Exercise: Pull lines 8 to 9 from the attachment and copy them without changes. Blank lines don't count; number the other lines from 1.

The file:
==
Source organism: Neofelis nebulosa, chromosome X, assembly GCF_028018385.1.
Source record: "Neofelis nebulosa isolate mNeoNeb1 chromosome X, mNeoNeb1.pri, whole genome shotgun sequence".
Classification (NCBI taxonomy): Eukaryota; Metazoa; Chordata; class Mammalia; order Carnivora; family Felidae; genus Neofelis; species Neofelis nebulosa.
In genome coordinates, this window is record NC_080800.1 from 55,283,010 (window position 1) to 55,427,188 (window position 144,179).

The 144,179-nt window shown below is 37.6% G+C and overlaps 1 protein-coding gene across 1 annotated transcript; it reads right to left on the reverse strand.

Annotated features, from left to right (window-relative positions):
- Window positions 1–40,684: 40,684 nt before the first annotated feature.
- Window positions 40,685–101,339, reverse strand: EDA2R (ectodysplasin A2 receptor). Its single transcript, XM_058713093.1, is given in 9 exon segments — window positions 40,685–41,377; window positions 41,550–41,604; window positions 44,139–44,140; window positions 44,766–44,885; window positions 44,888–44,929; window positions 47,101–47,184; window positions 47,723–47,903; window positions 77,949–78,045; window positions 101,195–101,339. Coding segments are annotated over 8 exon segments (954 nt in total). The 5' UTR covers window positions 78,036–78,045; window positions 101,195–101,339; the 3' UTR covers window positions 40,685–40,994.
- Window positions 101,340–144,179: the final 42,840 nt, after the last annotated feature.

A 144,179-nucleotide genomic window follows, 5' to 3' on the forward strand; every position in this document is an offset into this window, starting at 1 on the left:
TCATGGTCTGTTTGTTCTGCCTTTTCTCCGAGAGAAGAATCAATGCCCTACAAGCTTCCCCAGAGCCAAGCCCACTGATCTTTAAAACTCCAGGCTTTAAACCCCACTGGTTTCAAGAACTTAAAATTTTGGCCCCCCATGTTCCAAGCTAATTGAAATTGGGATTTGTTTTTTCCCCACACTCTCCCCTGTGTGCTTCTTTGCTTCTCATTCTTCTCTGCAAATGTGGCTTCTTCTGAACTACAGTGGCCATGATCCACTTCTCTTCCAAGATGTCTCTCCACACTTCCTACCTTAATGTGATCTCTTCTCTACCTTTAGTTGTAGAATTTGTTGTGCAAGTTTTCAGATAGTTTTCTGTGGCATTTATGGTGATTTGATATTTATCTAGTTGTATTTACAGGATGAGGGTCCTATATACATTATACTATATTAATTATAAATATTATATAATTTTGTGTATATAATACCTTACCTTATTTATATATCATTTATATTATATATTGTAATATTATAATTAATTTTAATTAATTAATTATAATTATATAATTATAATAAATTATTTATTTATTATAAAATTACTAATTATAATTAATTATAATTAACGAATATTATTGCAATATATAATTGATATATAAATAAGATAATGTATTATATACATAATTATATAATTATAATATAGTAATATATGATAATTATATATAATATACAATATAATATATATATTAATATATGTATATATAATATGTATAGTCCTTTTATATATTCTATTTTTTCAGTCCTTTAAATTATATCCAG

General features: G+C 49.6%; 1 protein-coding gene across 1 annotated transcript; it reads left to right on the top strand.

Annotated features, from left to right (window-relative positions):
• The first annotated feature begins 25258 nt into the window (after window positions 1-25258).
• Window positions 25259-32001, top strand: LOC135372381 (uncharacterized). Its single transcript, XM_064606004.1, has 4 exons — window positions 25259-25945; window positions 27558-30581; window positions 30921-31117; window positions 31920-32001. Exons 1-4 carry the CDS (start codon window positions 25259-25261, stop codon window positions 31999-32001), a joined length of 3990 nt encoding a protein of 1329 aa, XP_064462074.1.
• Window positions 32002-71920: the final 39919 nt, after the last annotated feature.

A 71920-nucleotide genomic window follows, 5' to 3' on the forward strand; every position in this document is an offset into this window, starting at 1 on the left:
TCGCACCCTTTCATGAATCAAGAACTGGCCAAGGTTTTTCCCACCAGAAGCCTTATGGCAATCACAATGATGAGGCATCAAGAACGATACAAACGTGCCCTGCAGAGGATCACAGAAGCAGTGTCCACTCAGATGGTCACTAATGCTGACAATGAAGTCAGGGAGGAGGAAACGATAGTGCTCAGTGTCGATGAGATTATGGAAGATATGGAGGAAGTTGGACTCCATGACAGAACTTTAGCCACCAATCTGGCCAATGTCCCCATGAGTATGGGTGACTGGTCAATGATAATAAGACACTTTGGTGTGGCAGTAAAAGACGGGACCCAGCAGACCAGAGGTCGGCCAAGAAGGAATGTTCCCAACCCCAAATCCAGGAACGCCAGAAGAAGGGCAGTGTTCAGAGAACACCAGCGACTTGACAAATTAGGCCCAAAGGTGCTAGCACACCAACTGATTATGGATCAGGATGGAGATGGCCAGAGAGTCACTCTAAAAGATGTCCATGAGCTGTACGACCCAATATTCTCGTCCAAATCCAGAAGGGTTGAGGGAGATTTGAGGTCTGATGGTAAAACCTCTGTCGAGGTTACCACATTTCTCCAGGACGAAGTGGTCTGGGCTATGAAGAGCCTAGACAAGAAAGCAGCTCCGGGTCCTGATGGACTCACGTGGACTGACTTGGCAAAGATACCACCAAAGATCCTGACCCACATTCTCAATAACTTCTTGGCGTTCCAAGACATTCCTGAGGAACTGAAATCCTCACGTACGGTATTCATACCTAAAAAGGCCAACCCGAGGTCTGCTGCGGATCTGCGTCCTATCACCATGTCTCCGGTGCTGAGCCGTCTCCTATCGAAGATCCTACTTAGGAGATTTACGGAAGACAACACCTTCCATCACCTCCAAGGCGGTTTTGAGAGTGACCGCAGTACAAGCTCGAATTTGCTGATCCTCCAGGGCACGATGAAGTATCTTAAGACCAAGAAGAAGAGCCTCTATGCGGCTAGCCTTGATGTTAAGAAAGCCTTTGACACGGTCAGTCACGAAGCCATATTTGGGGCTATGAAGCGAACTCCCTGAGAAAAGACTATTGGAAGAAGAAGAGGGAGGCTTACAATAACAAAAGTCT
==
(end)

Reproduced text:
- Window positions 40,685–101,339, reverse strand: EDA2R (ectodysplasin A2 receptor). Its single transcript, XM_058713093.1, is given in 9 exon segments — window positions 40,685–41,377; window positions 41,550–41,604; window positions 44,139–44,140; window positions 44,766–44,885; window positions 44,888–44,929; window positions 47,101–47,184; window positions 47,723–47,903; window positions 77,949–78,045; window positions 101,195–101,339. Coding segments are annotated over 8 exon segments (954 nt in total). The 5' UTR covers window positions 78,036–78,045; window positions 101,195–101,339; the 3' UTR covers window positions 40,685–40,994.
- Window positions 101,340–144,179: the final 42,840 nt, after the last annotated feature.